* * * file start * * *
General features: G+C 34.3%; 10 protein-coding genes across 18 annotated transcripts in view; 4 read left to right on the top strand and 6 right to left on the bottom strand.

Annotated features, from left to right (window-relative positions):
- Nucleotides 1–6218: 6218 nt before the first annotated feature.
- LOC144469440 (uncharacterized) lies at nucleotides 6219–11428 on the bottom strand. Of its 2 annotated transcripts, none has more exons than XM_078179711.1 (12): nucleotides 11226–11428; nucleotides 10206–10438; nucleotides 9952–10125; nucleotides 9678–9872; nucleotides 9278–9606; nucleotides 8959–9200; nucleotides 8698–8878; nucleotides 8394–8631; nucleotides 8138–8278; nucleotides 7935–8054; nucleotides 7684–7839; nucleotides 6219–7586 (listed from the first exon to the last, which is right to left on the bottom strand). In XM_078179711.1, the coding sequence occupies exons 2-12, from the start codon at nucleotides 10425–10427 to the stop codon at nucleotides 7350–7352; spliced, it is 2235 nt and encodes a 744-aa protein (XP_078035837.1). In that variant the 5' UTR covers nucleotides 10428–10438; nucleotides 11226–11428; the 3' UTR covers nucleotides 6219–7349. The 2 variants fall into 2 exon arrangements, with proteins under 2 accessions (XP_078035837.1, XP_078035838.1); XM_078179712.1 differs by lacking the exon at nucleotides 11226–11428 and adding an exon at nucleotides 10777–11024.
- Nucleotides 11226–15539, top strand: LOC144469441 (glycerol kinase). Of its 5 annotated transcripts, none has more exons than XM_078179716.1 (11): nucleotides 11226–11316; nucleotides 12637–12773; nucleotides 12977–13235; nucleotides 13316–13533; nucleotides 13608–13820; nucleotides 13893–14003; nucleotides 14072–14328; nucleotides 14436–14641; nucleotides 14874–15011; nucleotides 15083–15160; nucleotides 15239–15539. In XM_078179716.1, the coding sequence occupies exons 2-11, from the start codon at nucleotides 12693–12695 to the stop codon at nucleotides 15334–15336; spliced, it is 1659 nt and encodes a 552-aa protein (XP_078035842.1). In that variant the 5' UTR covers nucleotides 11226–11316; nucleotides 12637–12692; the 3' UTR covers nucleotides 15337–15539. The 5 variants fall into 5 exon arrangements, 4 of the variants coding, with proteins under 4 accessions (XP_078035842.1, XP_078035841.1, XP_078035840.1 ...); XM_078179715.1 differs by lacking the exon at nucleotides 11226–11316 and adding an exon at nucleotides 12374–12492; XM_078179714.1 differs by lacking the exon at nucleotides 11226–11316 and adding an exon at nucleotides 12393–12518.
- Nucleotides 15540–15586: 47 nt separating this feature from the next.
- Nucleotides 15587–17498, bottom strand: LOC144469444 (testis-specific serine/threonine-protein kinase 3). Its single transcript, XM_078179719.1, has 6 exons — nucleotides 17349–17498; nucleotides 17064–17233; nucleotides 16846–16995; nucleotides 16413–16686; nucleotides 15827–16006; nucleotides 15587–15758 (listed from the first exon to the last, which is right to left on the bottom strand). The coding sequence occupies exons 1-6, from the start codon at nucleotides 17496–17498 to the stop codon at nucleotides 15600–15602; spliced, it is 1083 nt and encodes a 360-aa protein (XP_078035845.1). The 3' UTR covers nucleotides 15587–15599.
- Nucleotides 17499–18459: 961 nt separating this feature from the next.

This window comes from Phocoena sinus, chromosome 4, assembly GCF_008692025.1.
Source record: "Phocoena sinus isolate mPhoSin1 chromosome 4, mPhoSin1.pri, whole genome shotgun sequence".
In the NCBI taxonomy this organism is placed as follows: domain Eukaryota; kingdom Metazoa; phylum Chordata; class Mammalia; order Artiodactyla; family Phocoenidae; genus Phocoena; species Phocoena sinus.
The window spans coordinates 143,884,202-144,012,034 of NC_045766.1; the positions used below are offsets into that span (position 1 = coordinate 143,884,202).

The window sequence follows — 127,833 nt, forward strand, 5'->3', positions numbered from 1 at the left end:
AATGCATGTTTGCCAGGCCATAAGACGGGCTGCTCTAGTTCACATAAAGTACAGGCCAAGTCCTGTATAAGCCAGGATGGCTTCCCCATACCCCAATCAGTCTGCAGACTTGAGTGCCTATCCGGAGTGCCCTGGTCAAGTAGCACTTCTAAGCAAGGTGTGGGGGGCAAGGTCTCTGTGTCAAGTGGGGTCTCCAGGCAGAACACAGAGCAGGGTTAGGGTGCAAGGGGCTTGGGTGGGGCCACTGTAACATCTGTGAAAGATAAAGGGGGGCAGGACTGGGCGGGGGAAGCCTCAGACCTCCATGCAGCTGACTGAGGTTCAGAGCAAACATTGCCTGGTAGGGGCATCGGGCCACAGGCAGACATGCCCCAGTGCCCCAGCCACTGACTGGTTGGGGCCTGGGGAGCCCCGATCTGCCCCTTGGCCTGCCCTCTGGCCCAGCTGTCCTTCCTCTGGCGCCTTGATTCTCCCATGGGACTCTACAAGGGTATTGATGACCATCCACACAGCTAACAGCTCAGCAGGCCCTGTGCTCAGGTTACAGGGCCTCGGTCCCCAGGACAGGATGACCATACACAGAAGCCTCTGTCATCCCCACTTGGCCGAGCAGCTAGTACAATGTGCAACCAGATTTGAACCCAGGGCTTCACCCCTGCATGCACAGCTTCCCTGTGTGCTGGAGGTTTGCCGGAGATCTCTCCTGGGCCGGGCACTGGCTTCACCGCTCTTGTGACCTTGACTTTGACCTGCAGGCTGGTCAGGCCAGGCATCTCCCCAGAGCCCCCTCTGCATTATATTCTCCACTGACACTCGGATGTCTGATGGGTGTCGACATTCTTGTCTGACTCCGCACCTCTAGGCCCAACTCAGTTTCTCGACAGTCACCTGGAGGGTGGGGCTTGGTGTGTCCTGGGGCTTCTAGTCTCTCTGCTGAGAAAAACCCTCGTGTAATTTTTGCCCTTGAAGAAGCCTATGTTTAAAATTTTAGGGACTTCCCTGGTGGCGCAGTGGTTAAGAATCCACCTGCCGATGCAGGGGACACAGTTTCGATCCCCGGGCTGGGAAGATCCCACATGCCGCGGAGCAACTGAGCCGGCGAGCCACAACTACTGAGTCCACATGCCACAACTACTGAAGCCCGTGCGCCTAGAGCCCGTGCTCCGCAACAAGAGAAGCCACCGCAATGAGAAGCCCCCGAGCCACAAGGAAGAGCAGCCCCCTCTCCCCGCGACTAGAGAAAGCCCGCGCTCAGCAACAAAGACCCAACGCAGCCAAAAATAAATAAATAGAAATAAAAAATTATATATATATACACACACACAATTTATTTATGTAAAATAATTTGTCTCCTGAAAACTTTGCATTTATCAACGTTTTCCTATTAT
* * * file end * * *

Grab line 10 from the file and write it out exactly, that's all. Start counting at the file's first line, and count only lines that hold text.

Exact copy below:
Source record: "Phocoena sinus isolate mPhoSin1 chromosome 4, mPhoSin1.pri, whole genome shotgun sequence".